PRAYER: We Are Called To Be Saints, by The Marist Brothers

October 10, 2016

Awesome in his saints is God, the God of us all. Call to Prayer: In the understanding of the Roman Catholic Church, a saint is someone who has practiced the Christian faith, especially the main virtues of Faith, Hope, and Love to the highest degree of heroism. Such holy men and women may be found anytime, anywhere. Saints are not persons who belong to the past. They live among us here and now. We too can become saints. We are all called to holiness. Be holy for I am holy, says the Lord. If we do our daily job with love, if we practice Christian charity every day of our life, we will become saints. It’s not that far-fetched, not something we need shun, but something that comes with our baptismal commitment and promises. Scripture [...]

POETRY: A Wish, by The Author of “In The House of My Pilgrimage”

July 8, 2015

Now, Jesus, Mary’s Son, be unto thee As to Saint Andrew, in perplexity: As for Saint Thomas, with new fervor bless Thy faith, if thou be held of doubtfulness: As to Saint Peter, His love bring relief, If any time His Look do cause thee grief: As to Saint John, the troubled years but prove More clearly in thy soul that God is Love. Thou, like Saint Paul in his despondency, Find Jesus’s grace sufficient unto thee. And, if thy feet go slow for weight of care, Know, like Saint Christopher, thou dost Christ bear. Archangel Michael still thy patron be Pattern and flow’r of heavenly chivalry: And such sweet eyes as Mary’s, full of grace, Be the most constant mirror to thy face. Yea, Jesus be Himself to thee the Same As that He is declared [...]

HEALING: Doubting Miracles, Or A Reason To Believe, by Joe Simmons, SJ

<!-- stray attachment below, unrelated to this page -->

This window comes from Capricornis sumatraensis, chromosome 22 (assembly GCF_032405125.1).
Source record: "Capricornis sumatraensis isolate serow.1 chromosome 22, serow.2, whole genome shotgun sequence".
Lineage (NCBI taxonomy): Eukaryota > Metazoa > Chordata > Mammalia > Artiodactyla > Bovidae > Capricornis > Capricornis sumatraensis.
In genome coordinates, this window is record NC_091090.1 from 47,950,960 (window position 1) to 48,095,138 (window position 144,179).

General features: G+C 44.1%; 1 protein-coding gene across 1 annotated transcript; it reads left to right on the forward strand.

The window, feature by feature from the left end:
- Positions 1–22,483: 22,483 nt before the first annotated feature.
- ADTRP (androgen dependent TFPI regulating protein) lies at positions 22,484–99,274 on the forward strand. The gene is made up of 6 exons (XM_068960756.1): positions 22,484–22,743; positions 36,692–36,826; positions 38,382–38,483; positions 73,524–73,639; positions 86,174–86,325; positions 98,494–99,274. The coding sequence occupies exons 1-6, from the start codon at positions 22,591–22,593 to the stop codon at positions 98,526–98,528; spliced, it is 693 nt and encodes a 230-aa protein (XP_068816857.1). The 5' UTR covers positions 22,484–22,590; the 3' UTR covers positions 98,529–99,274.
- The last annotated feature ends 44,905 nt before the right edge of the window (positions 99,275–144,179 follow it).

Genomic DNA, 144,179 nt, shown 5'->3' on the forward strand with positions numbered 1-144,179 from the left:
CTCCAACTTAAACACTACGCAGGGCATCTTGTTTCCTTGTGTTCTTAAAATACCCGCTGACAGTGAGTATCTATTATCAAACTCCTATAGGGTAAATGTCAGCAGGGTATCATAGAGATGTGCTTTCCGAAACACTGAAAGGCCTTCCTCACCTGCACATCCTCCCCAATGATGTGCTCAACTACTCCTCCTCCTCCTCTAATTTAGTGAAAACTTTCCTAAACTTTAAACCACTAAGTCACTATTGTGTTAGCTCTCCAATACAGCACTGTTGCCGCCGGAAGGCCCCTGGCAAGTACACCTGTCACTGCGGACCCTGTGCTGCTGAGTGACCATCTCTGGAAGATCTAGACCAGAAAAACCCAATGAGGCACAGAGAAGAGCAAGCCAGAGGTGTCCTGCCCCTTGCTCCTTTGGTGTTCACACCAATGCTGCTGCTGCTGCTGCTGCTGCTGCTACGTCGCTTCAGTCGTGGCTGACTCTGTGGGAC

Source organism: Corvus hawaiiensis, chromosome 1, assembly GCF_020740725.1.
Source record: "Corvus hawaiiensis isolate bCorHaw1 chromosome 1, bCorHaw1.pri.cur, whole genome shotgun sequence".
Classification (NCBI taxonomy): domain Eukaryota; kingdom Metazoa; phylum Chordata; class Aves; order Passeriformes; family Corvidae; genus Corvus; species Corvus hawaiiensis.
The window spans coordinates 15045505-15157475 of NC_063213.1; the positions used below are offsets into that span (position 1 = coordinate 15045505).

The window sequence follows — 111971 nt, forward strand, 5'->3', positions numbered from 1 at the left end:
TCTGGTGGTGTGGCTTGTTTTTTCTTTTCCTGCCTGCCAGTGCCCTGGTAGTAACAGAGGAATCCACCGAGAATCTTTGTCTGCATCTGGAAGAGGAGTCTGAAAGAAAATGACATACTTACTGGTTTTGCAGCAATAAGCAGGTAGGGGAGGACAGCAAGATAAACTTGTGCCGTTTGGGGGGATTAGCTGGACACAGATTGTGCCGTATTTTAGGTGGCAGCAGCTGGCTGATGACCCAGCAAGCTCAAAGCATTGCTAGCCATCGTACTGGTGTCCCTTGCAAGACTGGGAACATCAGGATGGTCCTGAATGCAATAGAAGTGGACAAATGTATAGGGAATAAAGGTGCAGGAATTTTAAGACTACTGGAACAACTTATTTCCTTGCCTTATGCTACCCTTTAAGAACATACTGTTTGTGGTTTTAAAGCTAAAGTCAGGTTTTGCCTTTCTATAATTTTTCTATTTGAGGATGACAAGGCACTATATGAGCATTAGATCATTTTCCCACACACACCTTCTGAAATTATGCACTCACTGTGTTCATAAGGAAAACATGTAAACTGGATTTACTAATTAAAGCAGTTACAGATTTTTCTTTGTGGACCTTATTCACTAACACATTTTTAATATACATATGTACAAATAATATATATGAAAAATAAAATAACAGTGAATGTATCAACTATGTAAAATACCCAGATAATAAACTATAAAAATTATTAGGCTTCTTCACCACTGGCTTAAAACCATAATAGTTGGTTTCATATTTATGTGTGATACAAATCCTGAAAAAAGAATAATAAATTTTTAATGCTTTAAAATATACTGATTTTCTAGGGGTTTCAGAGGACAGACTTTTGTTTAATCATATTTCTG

July 2, 2015

From The Jesuit Post This past weekend witnessed the canonization of seven new saints in Rome.  For holy men or women to be recognized as capital-S Saints in the Roman Catholic Church, typically two miracles need to be attributed to their intercession.  Usually these come when someone is healed without an easy medical explanation. Call me the modern skeptic, but I always found this litmus test to be… well… troubling, I guess.  In my mind, the process goes something like this: people petition would-be saints for the miraculous healing of a loved one.  If the sick person recovers, the candidate moves a step closer to canonization, like a rook in a churchy game of chess. And if the sick person does not recover?  Well, then the [...]

SATURDAY READING: Keeping Company With The Saints, by Lynlea Rodger

June 6, 2015

From In the Land of Larks and Heroes: Australian Reflections on St. Mary MacKillop I have recently enjoyed time in the Southern Balkans, which included visits to many Byzantine churches.  Once inside, you always find that you are not alone.  What is very obvious are the icons, and the gentle presence of the saints that they evoke.  Saints both local and biblical stand among us through the icons.  Their very particular colors and methods of representations evoke the experience of eternal time and space.  They also tell the Christian story such that we too become witnesses and participants with them.  It is within this space that the community meets, celebrates, worships – as in Heaven, so on Earth: on Earth as it is in Heaven. To [...]